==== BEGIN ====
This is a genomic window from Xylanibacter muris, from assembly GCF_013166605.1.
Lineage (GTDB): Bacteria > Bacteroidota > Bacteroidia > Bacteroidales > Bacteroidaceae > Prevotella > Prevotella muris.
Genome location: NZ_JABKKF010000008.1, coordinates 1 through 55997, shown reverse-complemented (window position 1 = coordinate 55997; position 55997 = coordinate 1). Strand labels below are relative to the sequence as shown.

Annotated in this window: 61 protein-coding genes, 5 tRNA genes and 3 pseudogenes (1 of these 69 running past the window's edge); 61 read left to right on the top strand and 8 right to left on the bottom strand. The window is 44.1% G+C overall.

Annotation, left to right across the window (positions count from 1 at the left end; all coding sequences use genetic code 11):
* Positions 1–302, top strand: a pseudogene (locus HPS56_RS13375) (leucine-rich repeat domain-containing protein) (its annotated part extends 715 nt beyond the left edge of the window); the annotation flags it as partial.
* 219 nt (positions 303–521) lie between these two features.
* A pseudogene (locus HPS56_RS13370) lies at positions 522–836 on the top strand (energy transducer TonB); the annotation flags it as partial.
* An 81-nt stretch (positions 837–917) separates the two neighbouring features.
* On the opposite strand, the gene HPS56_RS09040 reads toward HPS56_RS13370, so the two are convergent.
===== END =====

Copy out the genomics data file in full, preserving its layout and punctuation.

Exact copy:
This is a genomic window from Xylanibacter muris, from assembly GCF_013166605.1.
Lineage (GTDB): Bacteria > Bacteroidota > Bacteroidia > Bacteroidales > Bacteroidaceae > Prevotella > Prevotella muris.
Genome location: NZ_JABKKF010000008.1, coordinates 1 through 55997, shown reverse-complemented (window position 1 = coordinate 55997; position 55997 = coordinate 1). Strand labels below are relative to the sequence as shown.

Annotated in this window: 61 protein-coding genes, 5 tRNA genes and 3 pseudogenes (1 of these 69 running past the window's edge); 61 read left to right on the top strand and 8 right to left on the bottom strand. The window is 44.1% G+C overall.

Annotation, left to right across the window (positions count from 1 at the left end; all coding sequences use genetic code 11):
* Positions 1–302, top strand: a pseudogene (locus HPS56_RS13375) (leucine-rich repeat domain-containing protein) (its annotated part extends 715 nt beyond the left edge of the window); the annotation flags it as partial.
* 219 nt (positions 303–521) lie between these two features.
* A pseudogene (locus HPS56_RS13370) lies at positions 522–836 on the top strand (energy transducer TonB); the annotation flags it as partial.
* An 81-nt stretch (positions 837–917) separates the two neighbouring features.
* On the opposite strand, the gene HPS56_RS09040 reads toward HPS56_RS13370, so the two are convergent.